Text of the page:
But how Swedish is it practice, and why are we so fond of waiting in line?
However little time you've spent in Sweden you'd be sure to have noticed this phenomenon or quirk in Swedish behaviour. There are seemingly lines for everything. You stand in line to buy cheese at the supermarket, you stand in line to get on the bus - and as an exchange student from Stockholm University pointed out - you may very well have to stand in line to get a ticket from a queue ticket vending machine only to stand in another line.
But where does the Swedish fascination for queuing come from? And is it really typically Swedish?
According to ethnologist Karl Olov Arnstberg, the abundance of lines and queueing here originate from Swedish people's liking of rationality and order.
Switching from one line to another to get ahead is, according to Arnstberg, completely fine, but cutting in line most certainly is not. While most Swedes won't confront you or tell you that you're the wrong for cutting in line, you will probably feel the sting of several angry gazes if you do.
Still, Åke Daun, a retired professor of ethnology, did a study to compare queuing in Italy and in Sweden and found, much to his surprise, that Italian people were less likely to speak up if someone cut ahead of them in a line than the average Swede.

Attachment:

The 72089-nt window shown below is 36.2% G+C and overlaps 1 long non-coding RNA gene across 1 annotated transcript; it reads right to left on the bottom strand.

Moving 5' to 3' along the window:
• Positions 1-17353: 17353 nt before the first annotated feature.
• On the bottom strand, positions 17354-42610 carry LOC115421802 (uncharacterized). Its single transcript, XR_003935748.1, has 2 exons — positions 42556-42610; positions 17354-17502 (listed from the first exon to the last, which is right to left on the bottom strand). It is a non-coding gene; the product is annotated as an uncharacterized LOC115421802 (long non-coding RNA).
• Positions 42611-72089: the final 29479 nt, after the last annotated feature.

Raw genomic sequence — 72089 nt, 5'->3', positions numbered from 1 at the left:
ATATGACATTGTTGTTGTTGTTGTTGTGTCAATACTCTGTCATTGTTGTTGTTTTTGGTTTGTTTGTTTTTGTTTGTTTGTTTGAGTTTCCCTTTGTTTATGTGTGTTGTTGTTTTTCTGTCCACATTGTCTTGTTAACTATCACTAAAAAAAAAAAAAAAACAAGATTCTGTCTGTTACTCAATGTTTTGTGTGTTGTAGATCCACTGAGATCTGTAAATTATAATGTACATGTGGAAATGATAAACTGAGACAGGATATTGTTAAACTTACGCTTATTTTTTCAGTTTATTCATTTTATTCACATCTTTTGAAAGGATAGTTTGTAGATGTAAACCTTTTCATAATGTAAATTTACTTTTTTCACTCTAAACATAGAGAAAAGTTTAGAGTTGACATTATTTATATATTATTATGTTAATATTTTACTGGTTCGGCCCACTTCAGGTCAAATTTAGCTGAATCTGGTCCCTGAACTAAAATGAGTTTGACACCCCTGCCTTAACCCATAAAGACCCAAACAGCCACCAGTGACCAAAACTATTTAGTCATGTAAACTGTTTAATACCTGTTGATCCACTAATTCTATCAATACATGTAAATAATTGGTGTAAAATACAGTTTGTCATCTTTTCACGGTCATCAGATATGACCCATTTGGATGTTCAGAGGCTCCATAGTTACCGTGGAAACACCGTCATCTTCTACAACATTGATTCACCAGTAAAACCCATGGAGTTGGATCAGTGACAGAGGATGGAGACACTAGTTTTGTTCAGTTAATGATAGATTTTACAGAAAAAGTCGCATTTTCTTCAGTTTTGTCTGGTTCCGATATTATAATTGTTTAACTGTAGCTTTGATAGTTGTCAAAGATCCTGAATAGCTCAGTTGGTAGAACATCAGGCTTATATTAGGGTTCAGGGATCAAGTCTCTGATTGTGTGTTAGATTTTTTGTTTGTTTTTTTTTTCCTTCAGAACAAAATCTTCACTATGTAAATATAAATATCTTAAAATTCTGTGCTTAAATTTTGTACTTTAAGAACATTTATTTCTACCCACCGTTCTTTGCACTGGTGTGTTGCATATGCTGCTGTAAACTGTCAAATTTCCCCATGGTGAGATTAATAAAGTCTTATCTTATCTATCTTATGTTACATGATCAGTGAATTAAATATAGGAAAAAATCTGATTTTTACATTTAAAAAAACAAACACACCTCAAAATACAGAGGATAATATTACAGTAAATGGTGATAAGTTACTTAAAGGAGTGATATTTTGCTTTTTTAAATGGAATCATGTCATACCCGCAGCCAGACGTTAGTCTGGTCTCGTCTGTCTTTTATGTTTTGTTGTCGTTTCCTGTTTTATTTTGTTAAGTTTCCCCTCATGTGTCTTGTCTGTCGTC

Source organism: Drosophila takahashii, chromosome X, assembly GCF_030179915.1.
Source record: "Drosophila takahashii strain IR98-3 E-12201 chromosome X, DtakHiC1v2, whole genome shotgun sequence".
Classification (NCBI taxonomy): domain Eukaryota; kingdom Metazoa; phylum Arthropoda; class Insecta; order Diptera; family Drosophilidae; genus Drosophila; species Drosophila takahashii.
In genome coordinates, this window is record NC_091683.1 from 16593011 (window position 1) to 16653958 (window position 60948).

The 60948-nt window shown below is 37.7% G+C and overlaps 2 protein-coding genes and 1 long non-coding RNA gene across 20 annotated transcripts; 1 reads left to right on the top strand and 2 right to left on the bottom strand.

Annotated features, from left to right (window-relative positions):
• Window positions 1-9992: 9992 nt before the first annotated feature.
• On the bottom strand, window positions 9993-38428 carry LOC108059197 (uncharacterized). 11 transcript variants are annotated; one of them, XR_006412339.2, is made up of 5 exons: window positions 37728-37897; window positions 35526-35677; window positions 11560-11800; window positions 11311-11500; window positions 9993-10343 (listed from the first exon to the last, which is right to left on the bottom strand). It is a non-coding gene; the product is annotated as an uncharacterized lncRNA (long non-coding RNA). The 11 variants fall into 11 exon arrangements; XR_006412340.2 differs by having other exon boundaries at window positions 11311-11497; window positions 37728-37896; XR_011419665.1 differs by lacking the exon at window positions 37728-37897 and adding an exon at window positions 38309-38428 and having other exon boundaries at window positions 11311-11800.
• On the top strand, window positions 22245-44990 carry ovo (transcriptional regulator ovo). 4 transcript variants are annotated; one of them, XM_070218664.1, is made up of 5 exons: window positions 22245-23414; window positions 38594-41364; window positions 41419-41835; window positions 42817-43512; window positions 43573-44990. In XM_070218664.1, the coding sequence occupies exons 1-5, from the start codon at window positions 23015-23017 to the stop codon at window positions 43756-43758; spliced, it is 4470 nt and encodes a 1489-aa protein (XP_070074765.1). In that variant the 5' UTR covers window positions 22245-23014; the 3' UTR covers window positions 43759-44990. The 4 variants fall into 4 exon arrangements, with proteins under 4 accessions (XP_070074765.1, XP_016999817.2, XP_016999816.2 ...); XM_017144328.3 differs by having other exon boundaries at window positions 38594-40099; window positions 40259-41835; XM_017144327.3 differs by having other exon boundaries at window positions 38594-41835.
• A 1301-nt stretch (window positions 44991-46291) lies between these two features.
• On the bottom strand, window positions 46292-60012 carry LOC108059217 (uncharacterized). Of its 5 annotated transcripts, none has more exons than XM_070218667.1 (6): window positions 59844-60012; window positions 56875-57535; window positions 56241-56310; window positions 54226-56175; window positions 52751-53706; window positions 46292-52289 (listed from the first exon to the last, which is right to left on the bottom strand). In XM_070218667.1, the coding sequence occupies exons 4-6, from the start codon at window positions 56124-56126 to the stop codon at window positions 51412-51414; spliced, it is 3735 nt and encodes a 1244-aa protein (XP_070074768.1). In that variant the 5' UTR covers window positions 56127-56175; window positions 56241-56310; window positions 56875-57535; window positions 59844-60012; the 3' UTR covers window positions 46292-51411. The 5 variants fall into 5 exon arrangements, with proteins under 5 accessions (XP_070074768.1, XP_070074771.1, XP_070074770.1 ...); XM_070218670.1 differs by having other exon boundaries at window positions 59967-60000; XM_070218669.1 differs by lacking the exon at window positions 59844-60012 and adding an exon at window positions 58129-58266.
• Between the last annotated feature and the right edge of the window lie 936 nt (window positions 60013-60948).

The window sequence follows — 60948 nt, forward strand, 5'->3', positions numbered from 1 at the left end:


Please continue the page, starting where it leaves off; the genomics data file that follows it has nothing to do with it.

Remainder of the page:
Åke Daun, does however confirm Arnstberg's notion that Swedes have a particular liking of order and argues that it may be rooted in Sweden's agricultural past. He says that Swedish farmers valued order and structure because they had to in order to survive the harsh winters, and that these values have become part of the Swedish mentality.
But there are countless of other possible explanations as to why queuing is such a central part of life in Sweden as well. A more recent theory has to do with the Swedish primary school system, and says that it's because kids here are taught at a very early age to pair up and form neat lines for all sorts of different activities.
But is then queuing something typically Swedish? Karl Olov Arnstberg says that's not necessarily the case.
So while there is no arguing that Swedish people a fans of a well-structured and orderly society - you do after all see lines everywhere from the bank to the church - it's unlikely that we spend that much more time waiting in line.